Doug's Comments On These Patterns
Northern Redbelly Dace
This is a simple streamer to simulate a male northern redbelly dace
during breading season. For the remainder of the year the red throat can be changed to yellow or white for both males and females. It should be fished in quiet stretches of rivers, creeks, bogs or lakes.
The northern redbelly dace (Phoxinus eos) is one of the most attractive minnows found in New England. It is brownish-olive in color on the back and upper sides. There are two lateral black stripes; the upper line is fainter or broken into spots towards the tail. The space between the lines is silvery. The lower sides and belly are white or silvery. During breading season, late spring and early summer, the male has a brilliant red belly. Thus the name and pattern for this streamer.
This species is distributed from Nova Scotia to eastern British Columbia, southward to the Adirondacks, southern Ontario, southern Wisconsin, the Dakotas, and Montana. (1) The northern red belly dace is found in bogy, acidic lakes, ponds, and streams. It tends to avoid running streams, frequenting quiet backwaters. Few adults grow larger than 2 to 2½ inches long. They feed on algae from mud and rocks. Because it is mainly a vegetarian and grows to a small size this minnow provides excellent forage for trout without competing with them for food. (2)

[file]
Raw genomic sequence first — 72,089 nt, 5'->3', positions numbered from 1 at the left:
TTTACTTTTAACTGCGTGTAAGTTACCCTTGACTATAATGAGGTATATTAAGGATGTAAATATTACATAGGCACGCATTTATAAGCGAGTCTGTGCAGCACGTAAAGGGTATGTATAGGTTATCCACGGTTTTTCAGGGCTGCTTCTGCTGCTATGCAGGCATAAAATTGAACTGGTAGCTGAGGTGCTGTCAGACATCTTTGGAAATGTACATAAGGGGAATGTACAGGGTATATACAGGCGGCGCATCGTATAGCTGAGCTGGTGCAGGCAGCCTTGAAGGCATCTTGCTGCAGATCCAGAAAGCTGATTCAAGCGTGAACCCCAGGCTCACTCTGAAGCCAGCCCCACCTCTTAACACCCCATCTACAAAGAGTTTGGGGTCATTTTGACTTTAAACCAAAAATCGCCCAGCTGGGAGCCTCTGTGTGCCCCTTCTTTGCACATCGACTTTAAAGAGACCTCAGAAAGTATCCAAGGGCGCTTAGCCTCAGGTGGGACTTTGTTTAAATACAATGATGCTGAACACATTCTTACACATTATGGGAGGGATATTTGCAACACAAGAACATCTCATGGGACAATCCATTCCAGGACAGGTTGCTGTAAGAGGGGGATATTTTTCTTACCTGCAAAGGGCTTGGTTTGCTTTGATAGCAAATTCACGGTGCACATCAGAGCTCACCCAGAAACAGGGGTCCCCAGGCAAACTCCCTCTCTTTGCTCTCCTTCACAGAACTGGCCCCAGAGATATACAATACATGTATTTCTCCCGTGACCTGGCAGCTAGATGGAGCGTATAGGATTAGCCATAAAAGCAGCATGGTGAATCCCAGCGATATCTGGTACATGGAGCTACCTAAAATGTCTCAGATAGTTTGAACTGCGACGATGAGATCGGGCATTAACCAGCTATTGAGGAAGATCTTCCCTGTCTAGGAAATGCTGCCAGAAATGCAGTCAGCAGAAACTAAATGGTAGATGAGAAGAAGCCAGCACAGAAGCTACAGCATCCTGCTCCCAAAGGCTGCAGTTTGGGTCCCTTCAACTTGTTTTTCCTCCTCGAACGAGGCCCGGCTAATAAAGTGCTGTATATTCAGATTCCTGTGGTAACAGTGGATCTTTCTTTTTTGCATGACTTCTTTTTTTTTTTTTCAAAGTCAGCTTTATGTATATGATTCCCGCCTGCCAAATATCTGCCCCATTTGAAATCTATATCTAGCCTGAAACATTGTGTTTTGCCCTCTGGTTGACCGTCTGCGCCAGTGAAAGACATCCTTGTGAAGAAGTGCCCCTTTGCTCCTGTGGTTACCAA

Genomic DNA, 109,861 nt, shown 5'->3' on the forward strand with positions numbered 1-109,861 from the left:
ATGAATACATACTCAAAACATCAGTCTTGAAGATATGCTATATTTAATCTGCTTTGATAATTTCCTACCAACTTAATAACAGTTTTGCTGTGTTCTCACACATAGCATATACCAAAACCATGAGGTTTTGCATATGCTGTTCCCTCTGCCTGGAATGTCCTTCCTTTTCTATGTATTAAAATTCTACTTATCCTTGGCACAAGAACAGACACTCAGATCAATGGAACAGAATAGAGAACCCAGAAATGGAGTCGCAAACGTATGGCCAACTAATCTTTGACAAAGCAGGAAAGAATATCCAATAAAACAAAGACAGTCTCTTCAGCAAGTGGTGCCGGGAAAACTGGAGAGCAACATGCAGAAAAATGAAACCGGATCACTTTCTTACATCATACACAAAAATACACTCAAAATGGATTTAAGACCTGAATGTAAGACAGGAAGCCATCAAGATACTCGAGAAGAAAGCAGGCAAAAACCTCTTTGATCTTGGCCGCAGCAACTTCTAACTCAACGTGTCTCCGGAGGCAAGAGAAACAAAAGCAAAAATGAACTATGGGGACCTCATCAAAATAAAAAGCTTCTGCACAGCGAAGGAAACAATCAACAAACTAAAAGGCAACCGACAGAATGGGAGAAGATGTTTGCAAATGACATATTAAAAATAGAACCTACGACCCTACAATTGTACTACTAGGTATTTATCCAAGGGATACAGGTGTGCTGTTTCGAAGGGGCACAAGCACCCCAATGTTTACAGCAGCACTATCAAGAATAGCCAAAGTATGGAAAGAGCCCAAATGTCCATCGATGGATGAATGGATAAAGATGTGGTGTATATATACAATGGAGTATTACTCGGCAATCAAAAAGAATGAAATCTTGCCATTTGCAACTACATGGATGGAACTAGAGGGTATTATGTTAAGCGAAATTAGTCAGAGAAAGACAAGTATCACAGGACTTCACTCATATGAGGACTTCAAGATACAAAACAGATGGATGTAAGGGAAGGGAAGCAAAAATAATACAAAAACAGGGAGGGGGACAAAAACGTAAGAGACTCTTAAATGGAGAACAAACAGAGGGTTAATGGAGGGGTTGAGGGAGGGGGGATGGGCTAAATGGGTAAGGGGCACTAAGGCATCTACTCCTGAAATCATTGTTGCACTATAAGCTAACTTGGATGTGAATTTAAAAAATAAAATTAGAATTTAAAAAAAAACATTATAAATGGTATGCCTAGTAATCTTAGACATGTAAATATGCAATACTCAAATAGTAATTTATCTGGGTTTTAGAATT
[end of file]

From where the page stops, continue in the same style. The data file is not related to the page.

(1) Freshwater Fishes of New Hampshire, John F. Scarols, New Hampshire
Fish and Game Department, division of Inland and Marine Fisheries, 1973.
(2) Bulletin 184; Freshwater Fishes of Canada, W.B. Scott, Crossman E.J., Fisheries Research Board of Canada, Ottawa 1973.
Yellow Butcher Streamer
This is a general baitfish pattern that could simulate any of the lined minnows or shiners. The marabou, when wet, simulates the undulating action of the natural fish.
I found this fly to be a little more difficult to tie than I expected.
Ron McKusick, a professional tier told me, that the peacock fibers I
used were not playable enough. He suggested using the eye fibers from a peacock tail rather than the packaged fibers I had.